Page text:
.

Functions are predefined formulas that perform calculations by using specific values called arguments in a particular order or structure.

Arguments can be other functions, another formula, column references, numbers, text, logical values such as TRUE or FALSE, or constants.

DAX includes the following categories of functions: Date and Time, Information, Logical, Mathematical, Statistical, Text, and Time Intelligence functions. If you are familiar with functions in Excel formulas, many of the functions in DAX will appear similar to you.

However, DAX functions are unique in the following ways:

• A DAX function always references a complete column or a table. If you want to use only particular values from a table or column, you can add filters to the formula.
• If you need to customise calculations on a row-by-row basis, DAX provides functions that let you use the current row value or a related value as a kind of argument to perform calculations that vary by context.
• DAX includes many functions that return a table rather than a value. The table is not displayed but is used to provide input to other functions. For example, you can retrieve a table and then count the distinct values in it, or calculate dynamic sums across filtered tables or columns.
• DAX includes a variety of time intelligence functions. These functions let you define or select date ranges, and perform dynamic calculations based on them. For example, you can compare sums across parallel periods.

### Context

Context is one of the most important DAX concepts to understand. There are two types of context in DAX called row context and filter context. Let’s first look at the row context.

#### Row Context

Row context is most easily thought of as the current row. For example, let’s assume we have a simple DAX formula that’s used to create new data (named Margin) for each row in a calculated column, defined as follows:

Margin:=[SalesAmount]-[TotalCost]. The formula =[SalesAmount] – [TotalCost] calculates a value in the Margin column for each row in the table. Values for each row are calculated from values in two other columns, [SalesAmount] and [TotalCost] in the same row. DAX can calculate the values for each row in the Margin column because it has the context: For each row, it takes values in the [TotalCost] column and subtracts them from values in the [SalesAmount] column.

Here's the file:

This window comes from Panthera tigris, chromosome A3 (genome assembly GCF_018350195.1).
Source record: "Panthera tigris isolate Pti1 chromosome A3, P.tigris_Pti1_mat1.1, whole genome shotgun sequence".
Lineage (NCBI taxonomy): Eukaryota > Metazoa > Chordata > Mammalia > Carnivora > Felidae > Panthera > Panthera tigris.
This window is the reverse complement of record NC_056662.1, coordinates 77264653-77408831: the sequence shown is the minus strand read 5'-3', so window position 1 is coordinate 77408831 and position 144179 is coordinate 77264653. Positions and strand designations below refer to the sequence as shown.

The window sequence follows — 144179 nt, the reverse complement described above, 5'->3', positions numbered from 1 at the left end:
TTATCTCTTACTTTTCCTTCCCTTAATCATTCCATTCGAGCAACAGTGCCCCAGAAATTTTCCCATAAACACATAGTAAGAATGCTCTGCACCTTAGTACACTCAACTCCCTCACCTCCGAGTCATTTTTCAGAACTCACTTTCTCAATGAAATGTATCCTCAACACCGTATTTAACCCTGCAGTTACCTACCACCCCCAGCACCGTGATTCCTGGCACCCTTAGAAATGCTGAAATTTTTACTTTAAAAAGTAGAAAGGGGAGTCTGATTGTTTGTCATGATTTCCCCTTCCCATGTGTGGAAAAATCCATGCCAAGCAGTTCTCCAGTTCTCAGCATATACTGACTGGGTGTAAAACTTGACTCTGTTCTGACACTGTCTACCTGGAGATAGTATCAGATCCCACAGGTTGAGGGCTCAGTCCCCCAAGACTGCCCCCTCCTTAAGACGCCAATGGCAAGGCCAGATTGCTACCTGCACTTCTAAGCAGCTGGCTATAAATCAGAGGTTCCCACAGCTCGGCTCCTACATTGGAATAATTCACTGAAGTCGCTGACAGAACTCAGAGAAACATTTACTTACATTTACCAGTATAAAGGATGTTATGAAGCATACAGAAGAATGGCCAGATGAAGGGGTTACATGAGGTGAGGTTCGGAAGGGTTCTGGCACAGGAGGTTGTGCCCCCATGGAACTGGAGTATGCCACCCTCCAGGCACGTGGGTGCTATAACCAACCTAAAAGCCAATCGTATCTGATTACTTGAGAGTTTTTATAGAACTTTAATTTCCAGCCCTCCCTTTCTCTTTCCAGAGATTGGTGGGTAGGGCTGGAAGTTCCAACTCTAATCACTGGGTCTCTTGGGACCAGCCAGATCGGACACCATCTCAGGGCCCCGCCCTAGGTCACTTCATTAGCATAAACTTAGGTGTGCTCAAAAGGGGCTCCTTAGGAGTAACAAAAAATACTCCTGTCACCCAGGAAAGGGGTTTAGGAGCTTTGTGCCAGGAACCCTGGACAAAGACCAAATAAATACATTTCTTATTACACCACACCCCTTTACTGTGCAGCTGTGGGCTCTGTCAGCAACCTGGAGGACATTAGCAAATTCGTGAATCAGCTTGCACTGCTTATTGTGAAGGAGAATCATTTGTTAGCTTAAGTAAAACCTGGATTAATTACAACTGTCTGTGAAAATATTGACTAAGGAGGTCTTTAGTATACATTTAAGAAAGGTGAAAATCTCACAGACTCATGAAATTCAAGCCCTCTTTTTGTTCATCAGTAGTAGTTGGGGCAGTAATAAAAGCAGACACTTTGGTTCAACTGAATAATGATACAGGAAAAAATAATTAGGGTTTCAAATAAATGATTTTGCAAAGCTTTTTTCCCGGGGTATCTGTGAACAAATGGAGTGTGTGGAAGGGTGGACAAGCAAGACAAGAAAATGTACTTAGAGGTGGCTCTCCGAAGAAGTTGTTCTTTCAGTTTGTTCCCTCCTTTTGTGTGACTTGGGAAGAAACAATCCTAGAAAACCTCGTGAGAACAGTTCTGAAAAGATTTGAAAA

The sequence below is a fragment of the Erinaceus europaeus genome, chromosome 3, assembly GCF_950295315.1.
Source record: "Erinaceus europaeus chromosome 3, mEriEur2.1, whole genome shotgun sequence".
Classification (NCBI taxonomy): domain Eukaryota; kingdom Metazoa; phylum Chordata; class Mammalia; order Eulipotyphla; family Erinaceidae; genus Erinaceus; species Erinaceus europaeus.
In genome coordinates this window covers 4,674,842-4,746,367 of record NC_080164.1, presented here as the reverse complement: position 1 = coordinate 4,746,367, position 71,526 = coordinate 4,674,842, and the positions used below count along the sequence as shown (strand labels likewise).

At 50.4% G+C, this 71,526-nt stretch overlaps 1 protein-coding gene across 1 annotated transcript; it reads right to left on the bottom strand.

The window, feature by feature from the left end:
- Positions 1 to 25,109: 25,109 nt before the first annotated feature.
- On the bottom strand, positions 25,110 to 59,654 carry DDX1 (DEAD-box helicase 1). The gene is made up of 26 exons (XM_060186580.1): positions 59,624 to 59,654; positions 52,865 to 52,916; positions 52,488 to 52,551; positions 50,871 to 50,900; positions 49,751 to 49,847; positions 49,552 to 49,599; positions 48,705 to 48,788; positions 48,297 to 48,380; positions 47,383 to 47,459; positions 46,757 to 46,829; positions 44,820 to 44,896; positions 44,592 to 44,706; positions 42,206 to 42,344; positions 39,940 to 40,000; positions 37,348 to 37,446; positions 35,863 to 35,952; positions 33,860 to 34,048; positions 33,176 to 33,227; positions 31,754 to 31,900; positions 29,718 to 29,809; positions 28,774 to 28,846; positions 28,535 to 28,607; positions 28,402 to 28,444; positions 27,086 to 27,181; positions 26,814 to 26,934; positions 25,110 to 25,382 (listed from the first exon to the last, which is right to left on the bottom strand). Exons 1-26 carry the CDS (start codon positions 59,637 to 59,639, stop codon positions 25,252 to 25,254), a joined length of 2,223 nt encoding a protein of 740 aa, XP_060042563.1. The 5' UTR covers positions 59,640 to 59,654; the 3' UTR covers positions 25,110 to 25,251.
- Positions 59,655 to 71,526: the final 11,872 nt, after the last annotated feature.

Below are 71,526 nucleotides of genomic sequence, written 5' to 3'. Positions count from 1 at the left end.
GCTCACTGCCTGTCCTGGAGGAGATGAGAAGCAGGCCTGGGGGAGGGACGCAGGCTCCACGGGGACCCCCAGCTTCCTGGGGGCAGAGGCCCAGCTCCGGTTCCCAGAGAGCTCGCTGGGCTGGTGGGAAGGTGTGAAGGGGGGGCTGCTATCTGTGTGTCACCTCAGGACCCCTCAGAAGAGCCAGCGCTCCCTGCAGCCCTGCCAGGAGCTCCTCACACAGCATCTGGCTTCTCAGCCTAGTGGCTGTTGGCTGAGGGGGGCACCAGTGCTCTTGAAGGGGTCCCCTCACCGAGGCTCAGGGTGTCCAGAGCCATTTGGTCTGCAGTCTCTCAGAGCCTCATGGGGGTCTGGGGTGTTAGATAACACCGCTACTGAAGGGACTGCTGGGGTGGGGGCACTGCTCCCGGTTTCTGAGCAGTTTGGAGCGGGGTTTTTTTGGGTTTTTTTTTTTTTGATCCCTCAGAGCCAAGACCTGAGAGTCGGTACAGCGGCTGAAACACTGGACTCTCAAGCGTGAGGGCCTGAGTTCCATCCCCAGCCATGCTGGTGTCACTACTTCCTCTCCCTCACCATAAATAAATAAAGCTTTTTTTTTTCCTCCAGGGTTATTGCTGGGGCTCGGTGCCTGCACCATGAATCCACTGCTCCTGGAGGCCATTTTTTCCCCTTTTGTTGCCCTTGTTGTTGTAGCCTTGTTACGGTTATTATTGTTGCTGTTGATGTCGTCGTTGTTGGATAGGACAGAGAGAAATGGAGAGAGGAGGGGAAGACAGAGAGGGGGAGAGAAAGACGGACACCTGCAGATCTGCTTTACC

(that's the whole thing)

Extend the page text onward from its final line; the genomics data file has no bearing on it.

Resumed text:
Row context doesn’t just apply to calculated columns. Row context also applies whenever a formula has a function that applies filters to identify a single row in a table. The function will inherently apply a row context for each row of the table over which it is filtering. This type of row context most often applies to calculated fields.

#### Filter Context

Filter context is a little more difficult to understand than row context. You can most easily think of filter context as one or more filters applied in a calculation that determines a result or value.

Filter context does not exist in place of row context; rather, it applies in addition to the row context. For example, to further narrow down the values to include in a calculation, you can apply a filter context which not only specifies the row context but also specifies only a particular value (filter) in that row context.

Filter context is easily seen in pivot tables. For example, when you add TotalCost to the Values area and then add Year and Region to the row or columns, you are defining a filter context that selects a subset of data based on a given year and region.

Why is filter context so important to DAX? While filter context can most easily be applied by adding column and row labels and slicers in a pivot table, filter context can also be applied in a DAX formula by defining a filter using functions (such as ALL, RELATED, FILTER, CALCULATE), by relationships, and by other calculated fields and columns.

As you can imagine, being able to define filter context within a formula has powerful uses. The ability to reference only a particular value in a related table is just one such example. Don’t worry if you don’t completely understand context right away. As you create your own formulas, you’ll better understand context and why it’s so important in DAX.

## Lecture Files

The file used in the lecture is provided here: “Module 4-8 – multitable model.xlsx“. If you are using Excel 2010, use this file instead: “module 4 -small -2010.xlsx“.

NOTE: The data has been loaded to the Excel data model. You don’t need to refresh or edit the Query.

For more information about the DAX functions explained in this lecture and a few other commonly used ones, check out the following resources: